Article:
Saturday, 23 March 2013

What Makes Architecture Humane

Omar Ahkbar, the Afghani who directed the Dessau Bauhaus creatively for several years, posed a question I’ll not soon forget, at a recent Berlin Conference on Urban Design: “What have our starchitects done for the common man?” Longish pause, before his solemn answer. “Nothing. Absolutely nothing.” Because he is a thoroughly decent man, I’m sure he would be as thrilled as I am by the Pritzker(Sur)Prize choice of 2013: Toyo Ito of Japan.

With tiny (but rapidly growing) exceptions like Cameron Sinclair’s Architecture for Humanity, our architectural geniuses hunger to be the Frank Lloyd Wrights of their generation. Sinclair’s “bible”, ”Design As If You Give a Damn”, urges his generation to use their talents in abolishing the scandal of the favela in the fastest growing Latin American economy. Or employing the energies of unacknowledged prefab geniuses like Charles Goodman of National Homes, Lafayette, Indiana to bring American families out of utter urban darkness. Or the two million Syrians scrabbling out of their hellhole to whatever tent town will take them. 
So cheer the good news of our newest Pritzker, who when his fellow Japanese were suffering from the homelessness of a tsunami in Rikuzentakata, he responded by forming “Home-for-All”, a coop that innovates to contain the pain and waste of the tragedies of their coevals. It all started at the Venice Biennale of 2012 when his collaborator Takamasa Yoshizaka designed “Architecture: Possible here? ‘Home-for-all’”, the dashes signifying the togetherness of their thinking. Toyo Ito curated the exhibition with the participation of architects Kumiko Inui, Sou Fujimoto, and Akihisa Hirata—visualized by the photographer Naoya Hatakeyama. Group aid, to ensure the future.

The photographer illustrated Rikuzintakata, before and after the tsunami. Models illustrated solutions to the new crisis. (That magazine—new to me, by the way--is a marvelously accessible way to keep on top of all such architectural innovations.) When their exposition won the Biennale’s Gold Lion in 2012, the jury noted that “the presentation and the storytelling in the Pavilion are exceptional and highly accessible to a broad audience. The jury was impressed with the humanity of this project.” Or in other words, humane architecture involves more than a slide-rule!)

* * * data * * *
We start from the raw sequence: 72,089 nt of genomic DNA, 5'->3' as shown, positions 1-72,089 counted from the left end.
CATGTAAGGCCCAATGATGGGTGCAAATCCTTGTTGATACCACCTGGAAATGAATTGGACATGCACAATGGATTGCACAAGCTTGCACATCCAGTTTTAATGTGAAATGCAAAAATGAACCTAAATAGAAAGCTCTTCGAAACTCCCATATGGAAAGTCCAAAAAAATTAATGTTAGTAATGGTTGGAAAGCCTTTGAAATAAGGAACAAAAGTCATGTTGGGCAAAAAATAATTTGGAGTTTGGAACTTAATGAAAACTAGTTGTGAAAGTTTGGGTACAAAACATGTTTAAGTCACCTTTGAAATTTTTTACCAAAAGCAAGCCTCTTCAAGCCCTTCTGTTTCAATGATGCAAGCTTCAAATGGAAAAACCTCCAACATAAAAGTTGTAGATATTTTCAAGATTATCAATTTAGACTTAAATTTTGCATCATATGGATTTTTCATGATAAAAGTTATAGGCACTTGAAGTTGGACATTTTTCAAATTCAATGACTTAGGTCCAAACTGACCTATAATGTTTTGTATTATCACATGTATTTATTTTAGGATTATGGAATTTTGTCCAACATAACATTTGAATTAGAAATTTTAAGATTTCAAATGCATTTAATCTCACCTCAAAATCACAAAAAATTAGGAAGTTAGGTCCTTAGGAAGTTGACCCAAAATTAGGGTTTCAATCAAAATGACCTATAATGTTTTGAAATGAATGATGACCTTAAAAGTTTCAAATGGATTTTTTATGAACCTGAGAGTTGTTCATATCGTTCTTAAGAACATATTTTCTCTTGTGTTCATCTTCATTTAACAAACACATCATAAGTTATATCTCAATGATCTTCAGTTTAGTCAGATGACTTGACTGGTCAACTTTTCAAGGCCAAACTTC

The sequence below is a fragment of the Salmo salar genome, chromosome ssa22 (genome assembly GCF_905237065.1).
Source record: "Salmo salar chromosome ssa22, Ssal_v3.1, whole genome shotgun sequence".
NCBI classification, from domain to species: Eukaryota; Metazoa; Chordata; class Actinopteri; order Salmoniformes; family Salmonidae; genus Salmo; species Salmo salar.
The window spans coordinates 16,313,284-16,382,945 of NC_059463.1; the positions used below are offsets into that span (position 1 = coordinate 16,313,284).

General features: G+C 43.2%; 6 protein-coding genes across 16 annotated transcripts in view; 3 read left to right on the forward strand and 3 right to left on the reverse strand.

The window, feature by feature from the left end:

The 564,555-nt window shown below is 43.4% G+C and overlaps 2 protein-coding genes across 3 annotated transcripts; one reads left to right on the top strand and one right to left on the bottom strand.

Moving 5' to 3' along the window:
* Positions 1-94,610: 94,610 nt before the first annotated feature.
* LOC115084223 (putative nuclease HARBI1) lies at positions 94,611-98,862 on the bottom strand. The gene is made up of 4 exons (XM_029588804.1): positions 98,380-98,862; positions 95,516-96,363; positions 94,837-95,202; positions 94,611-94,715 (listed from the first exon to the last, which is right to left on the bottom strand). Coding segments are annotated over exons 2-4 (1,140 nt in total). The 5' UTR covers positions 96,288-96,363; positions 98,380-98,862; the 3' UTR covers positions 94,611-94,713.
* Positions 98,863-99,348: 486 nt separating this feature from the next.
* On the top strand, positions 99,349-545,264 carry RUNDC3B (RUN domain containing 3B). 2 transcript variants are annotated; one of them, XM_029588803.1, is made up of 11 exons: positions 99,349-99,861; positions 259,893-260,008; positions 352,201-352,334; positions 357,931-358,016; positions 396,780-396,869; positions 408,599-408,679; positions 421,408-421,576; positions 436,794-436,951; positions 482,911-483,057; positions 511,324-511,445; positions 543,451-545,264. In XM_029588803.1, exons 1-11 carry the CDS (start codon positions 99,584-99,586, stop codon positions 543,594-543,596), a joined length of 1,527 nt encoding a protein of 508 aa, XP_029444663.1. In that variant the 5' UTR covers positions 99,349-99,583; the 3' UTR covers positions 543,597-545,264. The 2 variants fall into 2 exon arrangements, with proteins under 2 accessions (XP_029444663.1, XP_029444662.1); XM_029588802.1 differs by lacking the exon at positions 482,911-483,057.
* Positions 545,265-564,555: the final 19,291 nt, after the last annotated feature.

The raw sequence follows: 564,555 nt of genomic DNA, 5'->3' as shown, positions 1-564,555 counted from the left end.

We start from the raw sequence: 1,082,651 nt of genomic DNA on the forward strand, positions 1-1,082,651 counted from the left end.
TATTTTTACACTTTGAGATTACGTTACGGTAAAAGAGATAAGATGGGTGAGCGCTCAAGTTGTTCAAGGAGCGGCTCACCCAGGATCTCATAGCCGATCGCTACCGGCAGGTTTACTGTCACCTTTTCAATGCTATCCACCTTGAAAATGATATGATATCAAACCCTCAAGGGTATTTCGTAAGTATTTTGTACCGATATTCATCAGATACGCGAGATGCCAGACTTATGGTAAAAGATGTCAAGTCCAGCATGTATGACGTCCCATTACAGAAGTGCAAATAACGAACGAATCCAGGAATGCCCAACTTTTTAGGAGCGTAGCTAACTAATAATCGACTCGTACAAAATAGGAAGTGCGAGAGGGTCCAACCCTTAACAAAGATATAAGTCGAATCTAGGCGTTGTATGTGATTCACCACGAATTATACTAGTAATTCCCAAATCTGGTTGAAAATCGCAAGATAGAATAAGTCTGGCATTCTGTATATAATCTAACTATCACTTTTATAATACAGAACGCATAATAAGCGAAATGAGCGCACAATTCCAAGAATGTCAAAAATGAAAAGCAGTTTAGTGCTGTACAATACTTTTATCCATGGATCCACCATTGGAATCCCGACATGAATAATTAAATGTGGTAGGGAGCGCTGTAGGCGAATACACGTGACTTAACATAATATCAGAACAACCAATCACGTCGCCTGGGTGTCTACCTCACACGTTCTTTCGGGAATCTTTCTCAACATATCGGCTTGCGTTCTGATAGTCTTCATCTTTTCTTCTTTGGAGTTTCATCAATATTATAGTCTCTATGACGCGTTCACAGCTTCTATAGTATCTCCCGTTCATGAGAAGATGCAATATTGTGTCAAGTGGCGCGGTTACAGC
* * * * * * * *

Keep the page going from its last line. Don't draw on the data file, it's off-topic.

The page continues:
It takes a visionary like Toyo Ito: "Immediately post-quake I proposed a project known as Home-for-All: an attempt to provide places where those who’ve lost their homes can enjoy a little breathing space—a place to meet, talk, eat and drink together. Those living in the temporary housing erected in the disaster zone may at least secured a minimum of privacy, but having lost their former communities, are compelled to live an isolated existence. Dwellings are small and thus unsociable.
Even just to talk to the next-door neighbors requires standing outside on a bare gravel road. It struck me that we could supply small wooden buildings, places for people to gather, in a corner of these temporary housing sites, and I launched a campaign to do so. Soliciting funds from companies and organizations around the world, the idea is also to have manufacturers supply the materials free of charge.” (Arch.Daily, op.cit.)

Toyo Ito is not only gifted physically in his work, but metaphysical as well: "Home-For-All” may indeed be a small project, but this process by which the buildings come to fruition is actually hugely significant, because it questions the very meaning of ‘individual’ in the modern sense. Since the onset of the modern period, architecture has been rated highest for its individual originality. As a result the most primal themes—those of why a building is made, and for whom—have been forgotten.” 

AMEN! But not by Louis Kahn’s greatest protégé, Ricky Wurman, who in the 1970’s created a curriculum on architecture for the Philadelphia School System, currently lost in some long forgotten desk. We must recover it from ideological collapse of our educational system. Wurman went on to write a bookshelf of guides to our major cities. Then, he devised TED, that media genius that used the NPR empty Sundays to remind thoughtful Americans on why we are foundering! 

I’m going to recommend to Danny Miller, long the silent genius of the Terry Gross operation, that he get Wurman and Toyo ITO together on TED. We need their wisdom, not to mention their pizazz. (Go to “ArchitectureDaily” to learn about Toyo Ito’s superbly diverse achievements.) No SurPrize there!

Another version of this essay is published by Broad Street Review.

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